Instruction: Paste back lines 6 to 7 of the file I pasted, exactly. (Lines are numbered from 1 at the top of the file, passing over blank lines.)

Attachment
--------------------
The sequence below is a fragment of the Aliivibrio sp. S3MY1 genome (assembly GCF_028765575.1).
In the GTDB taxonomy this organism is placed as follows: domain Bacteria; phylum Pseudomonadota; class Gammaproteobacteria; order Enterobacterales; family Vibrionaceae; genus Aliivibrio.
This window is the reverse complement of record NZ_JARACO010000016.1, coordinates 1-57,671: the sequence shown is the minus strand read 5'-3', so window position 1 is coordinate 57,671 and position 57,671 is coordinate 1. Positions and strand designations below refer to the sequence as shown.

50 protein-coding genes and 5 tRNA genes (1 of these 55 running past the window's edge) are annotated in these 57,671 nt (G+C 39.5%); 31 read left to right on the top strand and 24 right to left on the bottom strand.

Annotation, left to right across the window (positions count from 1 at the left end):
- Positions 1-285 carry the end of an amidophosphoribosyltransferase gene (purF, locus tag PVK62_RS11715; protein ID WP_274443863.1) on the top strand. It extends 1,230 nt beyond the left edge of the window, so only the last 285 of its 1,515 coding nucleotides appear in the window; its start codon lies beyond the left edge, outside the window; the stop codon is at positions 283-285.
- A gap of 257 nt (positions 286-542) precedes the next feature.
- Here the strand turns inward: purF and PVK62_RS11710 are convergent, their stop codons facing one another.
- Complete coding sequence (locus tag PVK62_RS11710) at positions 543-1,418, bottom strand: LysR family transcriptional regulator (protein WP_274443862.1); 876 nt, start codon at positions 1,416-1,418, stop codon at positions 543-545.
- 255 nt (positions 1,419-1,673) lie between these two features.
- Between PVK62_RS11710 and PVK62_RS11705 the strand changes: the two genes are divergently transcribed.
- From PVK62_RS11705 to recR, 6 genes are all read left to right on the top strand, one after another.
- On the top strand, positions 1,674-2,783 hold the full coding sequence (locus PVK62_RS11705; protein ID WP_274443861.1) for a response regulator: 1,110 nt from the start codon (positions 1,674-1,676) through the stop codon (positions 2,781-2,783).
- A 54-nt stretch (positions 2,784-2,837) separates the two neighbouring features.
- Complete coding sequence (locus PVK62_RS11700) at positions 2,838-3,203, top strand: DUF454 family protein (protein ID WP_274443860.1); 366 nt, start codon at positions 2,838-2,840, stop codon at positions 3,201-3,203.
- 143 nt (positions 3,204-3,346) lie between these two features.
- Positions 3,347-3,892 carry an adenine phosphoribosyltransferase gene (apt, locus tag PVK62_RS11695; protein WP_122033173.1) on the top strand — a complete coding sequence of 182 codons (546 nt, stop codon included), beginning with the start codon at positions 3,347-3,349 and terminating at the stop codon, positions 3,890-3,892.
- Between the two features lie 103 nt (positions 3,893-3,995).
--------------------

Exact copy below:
- Positions 1-285 carry the end of an amidophosphoribosyltransferase gene (purF, locus tag PVK62_RS11715; protein ID WP_274443863.1) on the top strand. It extends 1,230 nt beyond the left edge of the window, so only the last 285 of its 1,515 coding nucleotides appear in the window; its start codon lies beyond the left edge, outside the window; the stop codon is at positions 283-285.
- A gap of 257 nt (positions 286-542) precedes the next feature.